The long running West Village bar-dance club The Monster seemed to live up to its name when popular drag artist Honey Davenport went onstage this past weekend and weepingly told the crowd that she’d gotten wind of an upsetting text from the general manager.
DJ-promoter Mitch Ferrino had received the questionable communication from the GM and passed it on to Honey, an act that pissed off owner Charlie Rice. Related Honey, “[The text said that] the advertising for this party looked like they were promoting an event for black people, and that was bad for business. He said that the two dancers that we had on our stage needed to be replaced with beautiful people. After six years of literally laying everything I have on the line on this stage, I can no longer do it.”
The video went viral, and many people—including myself—shared it in outrage, while being surprised since my best nights at that place have involved extremely mixed crowds. The next day, The Monster owner Charlie Rice posted a message apologizing, mentioning a “language” issue, and saying that the GM (Italo) had resigned and Rice was instituting racial sensitivity training for the remaining staff. In this exclusive interview, Rice says he’s been victimized.
Hello, Charlie. Please give me an update on the situation, from your point of view.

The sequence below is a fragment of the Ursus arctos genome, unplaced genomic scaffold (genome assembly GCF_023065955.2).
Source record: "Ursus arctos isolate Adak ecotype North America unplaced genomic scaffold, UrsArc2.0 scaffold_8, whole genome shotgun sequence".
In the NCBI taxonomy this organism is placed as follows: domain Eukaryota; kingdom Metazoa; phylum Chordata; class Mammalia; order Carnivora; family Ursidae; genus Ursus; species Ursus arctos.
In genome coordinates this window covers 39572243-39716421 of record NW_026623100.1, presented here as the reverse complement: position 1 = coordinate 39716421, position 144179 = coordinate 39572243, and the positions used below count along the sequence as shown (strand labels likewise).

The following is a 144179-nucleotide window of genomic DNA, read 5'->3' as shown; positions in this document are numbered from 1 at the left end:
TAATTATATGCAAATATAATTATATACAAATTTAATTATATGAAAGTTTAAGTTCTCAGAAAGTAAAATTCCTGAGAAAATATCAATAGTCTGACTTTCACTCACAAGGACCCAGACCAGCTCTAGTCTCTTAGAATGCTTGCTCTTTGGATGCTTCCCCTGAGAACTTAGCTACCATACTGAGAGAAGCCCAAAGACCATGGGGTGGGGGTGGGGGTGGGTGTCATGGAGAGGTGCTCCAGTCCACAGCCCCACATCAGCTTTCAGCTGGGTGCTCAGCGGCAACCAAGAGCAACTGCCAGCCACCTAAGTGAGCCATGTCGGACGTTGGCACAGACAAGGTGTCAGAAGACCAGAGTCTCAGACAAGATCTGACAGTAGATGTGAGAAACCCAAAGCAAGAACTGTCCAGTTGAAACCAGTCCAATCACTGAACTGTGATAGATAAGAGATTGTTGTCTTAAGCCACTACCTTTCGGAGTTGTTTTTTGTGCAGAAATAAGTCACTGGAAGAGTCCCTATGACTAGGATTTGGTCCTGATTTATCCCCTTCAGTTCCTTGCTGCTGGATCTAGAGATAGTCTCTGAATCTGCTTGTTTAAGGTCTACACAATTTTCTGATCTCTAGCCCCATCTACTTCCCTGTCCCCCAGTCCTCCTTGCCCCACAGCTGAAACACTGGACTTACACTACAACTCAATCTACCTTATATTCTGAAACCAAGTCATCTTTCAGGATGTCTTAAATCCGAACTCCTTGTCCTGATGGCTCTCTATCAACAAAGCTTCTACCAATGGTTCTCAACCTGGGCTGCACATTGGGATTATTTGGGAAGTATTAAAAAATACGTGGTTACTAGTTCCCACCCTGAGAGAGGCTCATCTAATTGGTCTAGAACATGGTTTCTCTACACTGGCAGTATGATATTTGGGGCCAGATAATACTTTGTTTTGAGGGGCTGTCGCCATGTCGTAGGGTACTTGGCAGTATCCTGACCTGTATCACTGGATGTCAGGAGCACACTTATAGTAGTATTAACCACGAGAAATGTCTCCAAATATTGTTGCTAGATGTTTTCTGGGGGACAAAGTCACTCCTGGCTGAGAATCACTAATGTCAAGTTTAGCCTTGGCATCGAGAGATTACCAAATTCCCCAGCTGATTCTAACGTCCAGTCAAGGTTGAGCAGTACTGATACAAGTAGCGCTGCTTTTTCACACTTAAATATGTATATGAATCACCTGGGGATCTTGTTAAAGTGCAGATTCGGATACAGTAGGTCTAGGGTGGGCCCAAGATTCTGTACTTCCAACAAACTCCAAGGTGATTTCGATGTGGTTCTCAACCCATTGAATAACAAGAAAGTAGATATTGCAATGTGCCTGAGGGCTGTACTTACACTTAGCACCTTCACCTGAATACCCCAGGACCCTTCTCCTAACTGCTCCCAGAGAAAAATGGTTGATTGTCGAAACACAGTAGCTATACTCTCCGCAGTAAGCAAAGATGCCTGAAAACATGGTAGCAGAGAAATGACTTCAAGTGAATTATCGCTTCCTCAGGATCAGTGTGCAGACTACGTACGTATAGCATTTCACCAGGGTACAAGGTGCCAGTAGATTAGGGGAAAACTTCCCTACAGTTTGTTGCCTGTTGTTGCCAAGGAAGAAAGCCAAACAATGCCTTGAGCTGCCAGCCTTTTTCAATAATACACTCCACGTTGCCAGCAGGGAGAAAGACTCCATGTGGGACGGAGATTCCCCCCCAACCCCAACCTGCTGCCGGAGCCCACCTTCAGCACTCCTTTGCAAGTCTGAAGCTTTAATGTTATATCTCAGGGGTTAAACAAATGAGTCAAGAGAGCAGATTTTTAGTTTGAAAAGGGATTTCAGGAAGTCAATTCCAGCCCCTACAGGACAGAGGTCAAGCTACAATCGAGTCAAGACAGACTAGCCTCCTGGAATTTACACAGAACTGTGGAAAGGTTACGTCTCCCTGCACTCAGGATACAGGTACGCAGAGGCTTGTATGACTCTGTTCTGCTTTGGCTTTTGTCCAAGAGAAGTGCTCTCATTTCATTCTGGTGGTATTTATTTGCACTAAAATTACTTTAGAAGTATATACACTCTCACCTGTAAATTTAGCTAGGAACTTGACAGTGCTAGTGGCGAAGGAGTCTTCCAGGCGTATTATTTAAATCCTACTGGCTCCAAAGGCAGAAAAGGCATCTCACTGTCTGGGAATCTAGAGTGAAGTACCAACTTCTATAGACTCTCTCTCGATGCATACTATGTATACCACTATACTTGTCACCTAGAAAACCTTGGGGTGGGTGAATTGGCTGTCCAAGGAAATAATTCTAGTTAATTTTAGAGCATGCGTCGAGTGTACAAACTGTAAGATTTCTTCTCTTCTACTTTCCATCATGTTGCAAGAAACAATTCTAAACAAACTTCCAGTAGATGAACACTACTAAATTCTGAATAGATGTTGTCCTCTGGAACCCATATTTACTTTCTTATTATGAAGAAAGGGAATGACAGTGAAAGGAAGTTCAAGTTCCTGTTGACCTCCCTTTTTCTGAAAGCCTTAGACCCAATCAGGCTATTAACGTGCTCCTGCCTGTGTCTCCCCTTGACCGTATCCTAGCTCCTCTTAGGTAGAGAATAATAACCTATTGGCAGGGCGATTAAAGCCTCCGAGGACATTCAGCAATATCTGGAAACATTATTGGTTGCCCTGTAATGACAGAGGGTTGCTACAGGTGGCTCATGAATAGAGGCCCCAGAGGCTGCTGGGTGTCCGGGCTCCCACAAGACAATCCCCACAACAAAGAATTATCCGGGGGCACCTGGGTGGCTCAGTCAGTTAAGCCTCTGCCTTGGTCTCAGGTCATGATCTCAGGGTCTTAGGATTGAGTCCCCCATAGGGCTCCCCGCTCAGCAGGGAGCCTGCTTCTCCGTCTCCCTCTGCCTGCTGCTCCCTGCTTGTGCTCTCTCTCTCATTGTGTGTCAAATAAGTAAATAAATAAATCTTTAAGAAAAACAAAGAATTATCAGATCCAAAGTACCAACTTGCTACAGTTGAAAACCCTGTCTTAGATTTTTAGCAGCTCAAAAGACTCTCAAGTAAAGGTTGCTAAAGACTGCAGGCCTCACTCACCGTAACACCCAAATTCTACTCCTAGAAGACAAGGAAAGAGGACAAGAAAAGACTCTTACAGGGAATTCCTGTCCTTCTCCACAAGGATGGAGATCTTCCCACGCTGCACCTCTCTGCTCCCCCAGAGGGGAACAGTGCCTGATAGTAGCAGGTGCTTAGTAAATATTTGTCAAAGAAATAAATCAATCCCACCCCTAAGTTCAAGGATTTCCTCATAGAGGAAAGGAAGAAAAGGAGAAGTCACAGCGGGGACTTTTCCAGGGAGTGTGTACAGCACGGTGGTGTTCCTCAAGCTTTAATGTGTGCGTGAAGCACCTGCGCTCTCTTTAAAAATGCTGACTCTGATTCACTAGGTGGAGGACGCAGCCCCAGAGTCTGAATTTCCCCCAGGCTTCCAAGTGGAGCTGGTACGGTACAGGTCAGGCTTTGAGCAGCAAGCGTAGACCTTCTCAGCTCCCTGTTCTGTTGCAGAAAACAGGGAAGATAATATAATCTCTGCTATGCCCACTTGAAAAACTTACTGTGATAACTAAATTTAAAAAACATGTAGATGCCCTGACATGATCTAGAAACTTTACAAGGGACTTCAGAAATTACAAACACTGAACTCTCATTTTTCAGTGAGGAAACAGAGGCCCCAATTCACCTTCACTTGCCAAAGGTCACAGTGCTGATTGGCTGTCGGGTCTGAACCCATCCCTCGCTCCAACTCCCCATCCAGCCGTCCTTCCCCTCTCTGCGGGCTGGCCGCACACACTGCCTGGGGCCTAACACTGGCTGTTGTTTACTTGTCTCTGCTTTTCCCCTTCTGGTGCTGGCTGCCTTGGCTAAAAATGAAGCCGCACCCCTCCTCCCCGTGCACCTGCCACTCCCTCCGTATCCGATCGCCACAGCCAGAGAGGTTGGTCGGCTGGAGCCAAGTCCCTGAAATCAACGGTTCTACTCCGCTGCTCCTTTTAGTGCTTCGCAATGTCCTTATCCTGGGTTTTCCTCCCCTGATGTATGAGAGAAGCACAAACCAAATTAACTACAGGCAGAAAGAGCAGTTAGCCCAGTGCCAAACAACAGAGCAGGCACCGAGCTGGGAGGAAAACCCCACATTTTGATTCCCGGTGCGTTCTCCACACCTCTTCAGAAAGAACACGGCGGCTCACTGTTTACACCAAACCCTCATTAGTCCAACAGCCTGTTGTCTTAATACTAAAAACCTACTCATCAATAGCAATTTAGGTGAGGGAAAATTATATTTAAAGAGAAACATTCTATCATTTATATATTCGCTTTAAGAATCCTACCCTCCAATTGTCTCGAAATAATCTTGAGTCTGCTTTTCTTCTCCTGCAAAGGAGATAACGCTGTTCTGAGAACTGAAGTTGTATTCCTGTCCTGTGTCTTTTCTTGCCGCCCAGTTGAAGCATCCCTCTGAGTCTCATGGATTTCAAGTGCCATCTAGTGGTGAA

The straight scoop is it’s a smear campaign by a disgruntled employee—Mitch Ferrino—who had an axe to grind with my manager Italo. They asked for his head. I would have fired Italo, I would have done what people told me to do. I gave Mitch a platform to become a DJ, and Honey Davenport, as well, but Mitch Ferrino is a self-admitted burned-out bartender and his identity is blurred with the identity of the business. He’s always been above his peers. His is a personal grudge against leadership. I am beside myself over the fact that this guy is taking me to task because we had butted heads—primarily Italo had. Now he’s trying to assassinate my character.
But it seems like you’re blaming the messenger. Italo said something appalling. Why lay it on the guy who helped it go public?
Italo said something. He doesn’t have the best command of the language. He’s an immigrant. It was a setup. There was no problem before with our black host, but because Italo didn’t have the right command of the language, Mitch took it and ran because he had an axe to grind.
But what Italo said what pretty clear. It was not written in unintelligible English.
This is true. What I did was I fessed up and Italo resigned. I put out a statement that the public wanted me to do, which was contrite. Some of the things that Mitch is putting out are true. But this is a campaign to smear and assassinate character.
You believe Italo had no racist intention?
No. It was a misstep in his language barrier. He can’t articulate English as well. My lover opened the place in 1981 and when he died, I took over in 2004. We both offered a place where people of all colors could come. I said, “Mitch, I can shutter the doors and there’ll be one less place for people to go.” They got what they wanted. They got his head. We did what people asked us to do. Italo made the mistake. I’m a man of color. I’m a Mexican-American. I love gay men. At 13, I was bullied because I’ve been called the N-word, a dago, and so on, and I considered suicide.
Why exactly do you feel Mitch resented Italo?